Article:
In Memory of Wally Schubert (1936-2020)

Condolences to the friends and immediate family of our relative, Walter Alexander “Wally” Schubert (1936-2020), who passed away on February 15th.

Walter was the husband of our late cousin Sandra Schubert, son-in-law of Art Schmidt, grandson-in-law of Fred Schmidt, great-grandson-in-law of Henry Schmidt Sr., 2xgreat-grandson-in-law of Conrad Schmidt, 3xgreat-grandson-in-law of Dietrich Schmidt Sr., 4xgreat-grandson-in-law of Friedrich Schmidt, 5xgreat-grandson-in-law of Johannes Schmidt Jr., 6xgreat-grandson-in-law of Johannes Schmidt Sr., 7xgreat-grandson-in-law of Hans Heinrich Schmidt, and 8xgreat-grandson-in-law of Hans Schmidt.

Below is an obituary written by one of Walter’s sons, Michael Schubert:

On February 10, while walking up the stairs, dad fell backwards. Dad was transported to St Joseph Hospital in Elgin. Doctors stated that at some point it appeared that Dad had a stroke and after spending several days in the hospital, on February 15, dad passed away.

Matthew was able to spend a significant amount of time with him throughout the week. I was able to come in the night before and Keenan was able to come in the day of and we all got to say goodbye.

Dad was loved by many and in the days following his passing, conversations have been filled with stories of a crazy and sometimes wild childhood, memories of first Cubs games or Bulls games that dad had taken family members and friends on, dad’s tremendous work ethic, and his love for his family. Dad was never one to shirk away from speaking what was on his mind. As I sat on the couch at my cousin’s house and listened to family members tell stories of dad, it was evident that he was loved by more people than what I knew. Someone told me this week, “your dad was one of two people in my life that loved me unconditionally from the day he met me.” People were not able to meet dad and walk away without being a changed person.

Over the years, dad has always been a fighter. Whether it was, as an 8 year old, walking his mom to the bus stop at night with a butcher knife in hand to protect her, or whether it was battling one of the many health scares he has had… he fought. I have watched dad battle back from at least one heart attack, different types of cancer on multiple occasions, at least 6 strokes, a loss of hearing and vision, and numerous other injuries. Not until recently did I ever hear dad complain about any of it… and even then, he didn’t complain about the circumstances, only the fact that he wasn’t able to fight and recover like he did when he was 40.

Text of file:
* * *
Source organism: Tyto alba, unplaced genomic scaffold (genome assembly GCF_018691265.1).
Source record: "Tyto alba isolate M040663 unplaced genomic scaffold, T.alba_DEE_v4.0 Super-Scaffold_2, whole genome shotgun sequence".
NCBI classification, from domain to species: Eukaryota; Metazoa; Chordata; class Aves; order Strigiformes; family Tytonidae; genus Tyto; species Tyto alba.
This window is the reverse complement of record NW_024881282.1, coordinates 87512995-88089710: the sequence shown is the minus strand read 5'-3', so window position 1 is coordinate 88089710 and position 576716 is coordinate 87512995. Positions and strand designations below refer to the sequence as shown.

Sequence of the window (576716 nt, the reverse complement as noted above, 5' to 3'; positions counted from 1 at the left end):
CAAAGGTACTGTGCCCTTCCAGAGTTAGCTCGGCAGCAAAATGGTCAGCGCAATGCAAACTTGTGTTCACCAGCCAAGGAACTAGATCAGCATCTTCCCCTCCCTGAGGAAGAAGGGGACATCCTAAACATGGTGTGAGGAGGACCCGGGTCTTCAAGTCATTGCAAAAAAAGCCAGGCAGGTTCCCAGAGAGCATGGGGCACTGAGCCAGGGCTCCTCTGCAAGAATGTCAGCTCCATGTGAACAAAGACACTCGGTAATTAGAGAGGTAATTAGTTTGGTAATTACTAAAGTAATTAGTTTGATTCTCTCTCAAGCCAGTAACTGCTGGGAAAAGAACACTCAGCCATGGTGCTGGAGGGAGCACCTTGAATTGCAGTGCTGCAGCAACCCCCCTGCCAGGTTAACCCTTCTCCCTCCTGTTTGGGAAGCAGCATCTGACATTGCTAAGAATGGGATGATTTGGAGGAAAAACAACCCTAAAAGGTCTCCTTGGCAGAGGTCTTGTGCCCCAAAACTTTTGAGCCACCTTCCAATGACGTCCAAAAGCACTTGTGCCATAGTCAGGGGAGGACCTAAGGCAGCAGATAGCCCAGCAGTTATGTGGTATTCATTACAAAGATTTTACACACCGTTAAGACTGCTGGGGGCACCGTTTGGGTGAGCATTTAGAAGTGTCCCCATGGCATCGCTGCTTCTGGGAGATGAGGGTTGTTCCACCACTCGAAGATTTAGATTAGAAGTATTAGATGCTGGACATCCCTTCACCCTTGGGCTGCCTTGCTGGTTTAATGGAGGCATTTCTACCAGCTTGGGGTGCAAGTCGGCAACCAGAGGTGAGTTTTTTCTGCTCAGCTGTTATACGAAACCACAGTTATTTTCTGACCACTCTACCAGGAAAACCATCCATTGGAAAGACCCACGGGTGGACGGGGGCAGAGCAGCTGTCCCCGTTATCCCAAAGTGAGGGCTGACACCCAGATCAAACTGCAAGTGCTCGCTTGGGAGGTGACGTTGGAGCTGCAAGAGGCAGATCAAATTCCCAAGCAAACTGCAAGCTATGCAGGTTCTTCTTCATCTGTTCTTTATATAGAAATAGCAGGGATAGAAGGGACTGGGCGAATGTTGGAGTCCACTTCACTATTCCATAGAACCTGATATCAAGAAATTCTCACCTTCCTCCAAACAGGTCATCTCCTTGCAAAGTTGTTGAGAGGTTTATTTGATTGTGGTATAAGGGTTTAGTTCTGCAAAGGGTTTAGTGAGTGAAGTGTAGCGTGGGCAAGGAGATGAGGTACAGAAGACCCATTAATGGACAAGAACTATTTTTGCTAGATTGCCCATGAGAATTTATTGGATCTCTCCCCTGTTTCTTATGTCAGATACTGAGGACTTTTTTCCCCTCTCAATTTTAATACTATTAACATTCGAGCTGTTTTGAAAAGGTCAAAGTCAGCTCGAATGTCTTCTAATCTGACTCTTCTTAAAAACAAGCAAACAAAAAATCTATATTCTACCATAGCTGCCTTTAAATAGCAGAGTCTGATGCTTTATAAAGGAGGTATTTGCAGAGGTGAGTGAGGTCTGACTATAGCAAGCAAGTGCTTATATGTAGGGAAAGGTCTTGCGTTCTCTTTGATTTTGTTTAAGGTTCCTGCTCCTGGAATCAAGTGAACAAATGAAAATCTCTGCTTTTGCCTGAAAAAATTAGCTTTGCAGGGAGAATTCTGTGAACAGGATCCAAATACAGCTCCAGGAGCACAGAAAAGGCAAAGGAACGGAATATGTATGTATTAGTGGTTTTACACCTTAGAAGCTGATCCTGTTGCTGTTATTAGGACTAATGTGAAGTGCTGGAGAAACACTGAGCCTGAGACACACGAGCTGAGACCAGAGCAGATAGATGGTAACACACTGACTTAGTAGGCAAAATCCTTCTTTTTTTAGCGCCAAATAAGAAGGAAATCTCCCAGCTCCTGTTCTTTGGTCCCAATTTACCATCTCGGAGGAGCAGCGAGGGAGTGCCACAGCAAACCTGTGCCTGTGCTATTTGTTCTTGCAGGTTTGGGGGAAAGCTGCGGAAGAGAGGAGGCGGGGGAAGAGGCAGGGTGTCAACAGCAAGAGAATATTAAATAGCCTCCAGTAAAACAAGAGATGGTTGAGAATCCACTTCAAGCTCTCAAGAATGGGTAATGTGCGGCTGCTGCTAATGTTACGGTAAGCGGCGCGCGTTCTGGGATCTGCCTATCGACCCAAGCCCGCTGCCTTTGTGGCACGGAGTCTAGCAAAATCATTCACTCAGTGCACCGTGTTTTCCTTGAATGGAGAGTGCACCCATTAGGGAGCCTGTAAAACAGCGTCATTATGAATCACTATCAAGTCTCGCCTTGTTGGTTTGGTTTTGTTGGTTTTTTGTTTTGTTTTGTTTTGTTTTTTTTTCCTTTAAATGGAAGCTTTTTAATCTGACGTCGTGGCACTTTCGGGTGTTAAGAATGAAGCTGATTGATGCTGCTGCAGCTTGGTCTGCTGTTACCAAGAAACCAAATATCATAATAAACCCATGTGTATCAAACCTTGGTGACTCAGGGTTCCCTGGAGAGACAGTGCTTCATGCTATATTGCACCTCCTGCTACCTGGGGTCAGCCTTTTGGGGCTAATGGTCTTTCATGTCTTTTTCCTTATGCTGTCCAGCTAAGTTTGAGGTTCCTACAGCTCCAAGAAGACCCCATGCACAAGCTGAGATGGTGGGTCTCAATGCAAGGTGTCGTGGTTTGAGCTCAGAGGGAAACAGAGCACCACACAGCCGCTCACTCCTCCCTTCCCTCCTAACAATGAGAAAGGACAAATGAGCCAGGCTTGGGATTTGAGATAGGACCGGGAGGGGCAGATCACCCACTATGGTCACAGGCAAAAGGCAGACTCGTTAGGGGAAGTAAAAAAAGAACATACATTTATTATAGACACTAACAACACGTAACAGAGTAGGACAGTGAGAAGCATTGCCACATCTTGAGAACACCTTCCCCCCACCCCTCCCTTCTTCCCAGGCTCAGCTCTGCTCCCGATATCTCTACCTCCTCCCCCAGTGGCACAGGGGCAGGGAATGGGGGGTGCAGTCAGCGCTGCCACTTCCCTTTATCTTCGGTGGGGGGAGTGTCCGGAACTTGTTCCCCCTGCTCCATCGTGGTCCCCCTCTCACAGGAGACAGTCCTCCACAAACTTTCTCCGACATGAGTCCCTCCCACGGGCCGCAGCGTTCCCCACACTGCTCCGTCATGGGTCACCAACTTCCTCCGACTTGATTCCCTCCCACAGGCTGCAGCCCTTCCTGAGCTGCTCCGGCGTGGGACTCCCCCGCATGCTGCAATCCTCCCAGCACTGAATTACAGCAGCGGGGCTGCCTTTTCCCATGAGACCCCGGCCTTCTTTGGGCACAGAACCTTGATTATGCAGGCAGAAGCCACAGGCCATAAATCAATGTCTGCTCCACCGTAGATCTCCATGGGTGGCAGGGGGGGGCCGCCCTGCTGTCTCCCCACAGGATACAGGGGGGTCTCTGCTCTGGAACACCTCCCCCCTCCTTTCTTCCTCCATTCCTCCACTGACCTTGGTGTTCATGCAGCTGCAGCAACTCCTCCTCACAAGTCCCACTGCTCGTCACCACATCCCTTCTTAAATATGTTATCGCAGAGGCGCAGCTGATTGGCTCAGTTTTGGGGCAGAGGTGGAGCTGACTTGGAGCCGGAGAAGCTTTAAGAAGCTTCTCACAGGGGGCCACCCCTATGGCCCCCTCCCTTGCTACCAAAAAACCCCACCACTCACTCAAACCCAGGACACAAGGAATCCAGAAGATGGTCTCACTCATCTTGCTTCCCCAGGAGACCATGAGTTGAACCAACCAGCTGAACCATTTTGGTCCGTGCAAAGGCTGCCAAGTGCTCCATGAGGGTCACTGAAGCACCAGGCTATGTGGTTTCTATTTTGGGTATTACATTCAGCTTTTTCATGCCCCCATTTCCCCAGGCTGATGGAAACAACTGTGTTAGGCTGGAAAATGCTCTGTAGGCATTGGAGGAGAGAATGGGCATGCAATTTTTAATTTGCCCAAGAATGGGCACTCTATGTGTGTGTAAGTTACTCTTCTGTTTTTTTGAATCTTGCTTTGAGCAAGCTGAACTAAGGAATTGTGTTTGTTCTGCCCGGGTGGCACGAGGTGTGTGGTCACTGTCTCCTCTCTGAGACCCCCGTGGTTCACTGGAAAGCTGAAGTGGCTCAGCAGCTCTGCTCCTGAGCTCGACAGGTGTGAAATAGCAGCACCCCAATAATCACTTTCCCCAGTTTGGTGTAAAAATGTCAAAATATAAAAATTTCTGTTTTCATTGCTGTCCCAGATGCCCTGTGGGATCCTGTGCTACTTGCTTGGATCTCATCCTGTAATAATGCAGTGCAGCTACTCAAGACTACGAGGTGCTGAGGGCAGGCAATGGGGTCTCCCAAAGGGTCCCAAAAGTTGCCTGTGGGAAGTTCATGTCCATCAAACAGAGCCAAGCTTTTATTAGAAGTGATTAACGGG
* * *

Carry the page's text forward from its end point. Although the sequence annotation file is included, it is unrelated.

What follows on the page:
Dad had a love for sports and he loved to work hard. I have watched dad instill both loves into many people. Over the years he has coached youth baseball and influences lives way beyond what I can even begin to imagine. As a child he was an elite speed skater and a baseball player that had the opportunity to play professionally. Beyond the fields and the rinks (or lakes back then) dad was quite possibly the hardest worker I have ever known. Dad graduated high school in 1955 and with nothing more than a high school education he went on to become the President of several different companies and his skills and knowledge in his chosen fields were sought out world wide.

As I have met with people and share this news with people this past week, I have been reminded that our life isn’t made up of one big moment, but of millions of little ones. Moments that change the lives of others, event though we don’t know it in that moment. In dad’s death, I am discovering a legacy that has been made that touches the lives of many. I’m discovering the impact that a simple smile and a genuine “how are you” can have on another person’s life. If there was one thing that I will never forget about dad, it’s that at every opportunity, he would tell me, “Michael, you’ll only get out of life what you put into it.” My prayer is that I will be able to pass that lesson on to Keenan and that as others remember dad, they would remember that piece of advice. We all get on life to live and if we put our best into it, we will get our best out of it.

I hope that as you remember dad, and whatever story you have about him, you smile. Smile because dad would want you to. If you knew dad and have a story, type it out and leave it here so that others can see the impact that being positive and loving people can have. Leave a story so that I can see how many people were impacted by dad. Leave a story so that Keenan can always remember how his Papa changed the lives of those he touched.

But remember, while we are sad that dad is no longer here and while I will greatly miss our daily conversation, I know that dad is where he wanted to be. Dad has been reunited with mom, and today they are having a great day… together.

1 thought on “In Memory of Wally Schubert (1936-2020)”

  1. Wally’s great prowess as a speed skater was a great inspiration to me as I grew up just one block south of the Shuberts. Unfortunately I never achieved his level of capability by a long shot. I late was thrilled to learn Wally and my 2nd cousin once removed were married making us relatives by marriage. It is a great honor!

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